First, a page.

Circle-ellipse problem

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This anti pattern illustrates the difficulties when using inheritance in object oriented systems. It occurs when inheritance is not used properly and the Liskov substitution principle is violated.

This problem is also known as the Square-rectangle problem. It occurs for example when Square inherits from Rectangle or Circle inherits from Ellipse. While these inheritance relationships may make sense conceptually (and mathematically), they constitute a violation of the Liskov substitution principle. It may make sense that Square is a Rectangle and Circle is an Ellipse and inheritance may therefore appear appropriate. However, this illustrates that while inheritance is often seen as an is-a relationship, it is more complex.

To understand why this kind of inheritance is a bad idea, let us consider a Square class which inherits from a Rectangle class. A Rectangle has a width and height and getters and setters for width and height. A Square inherits from Rectangle but adds the requirement that width and height should always be the same. However, now we have the situation where superclass methods can potentially invalidate an invariant specified in the base class.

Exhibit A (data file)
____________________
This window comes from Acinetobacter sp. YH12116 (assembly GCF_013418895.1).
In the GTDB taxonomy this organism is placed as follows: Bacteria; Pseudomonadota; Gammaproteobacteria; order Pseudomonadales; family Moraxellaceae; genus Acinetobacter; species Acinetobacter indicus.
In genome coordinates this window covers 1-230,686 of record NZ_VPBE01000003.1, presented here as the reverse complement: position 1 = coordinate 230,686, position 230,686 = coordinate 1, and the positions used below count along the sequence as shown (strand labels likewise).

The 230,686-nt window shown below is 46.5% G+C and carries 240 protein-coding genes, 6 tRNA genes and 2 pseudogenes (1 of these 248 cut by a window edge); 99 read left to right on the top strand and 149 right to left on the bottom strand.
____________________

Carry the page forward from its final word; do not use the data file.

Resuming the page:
We can override the setters in the Square class to ensure that if the width is changed, the height is also changed but this means that we have now violated the contract of those methods as established by the Rectangle class.

Because of polymorphism, a Square can be used where a Rectangle is expected, potentially without the client knowing that it is given a Square rather than a simple rectangle. When the client calls the setters for width and height, it therefore does not expect the additional side effects caused by the overridden methods in Square which violate the contract defined in the Rectangle class. Clearly, this is a bad idea. It is a violation of the Liskov substitution principle because a Square cannot really be provided where a rectangle is expected.


  • The contracts of methods in the superclass may be violated. This can be potentially confusing for clients and can introduce bugs and have a negative effect on maintainability.

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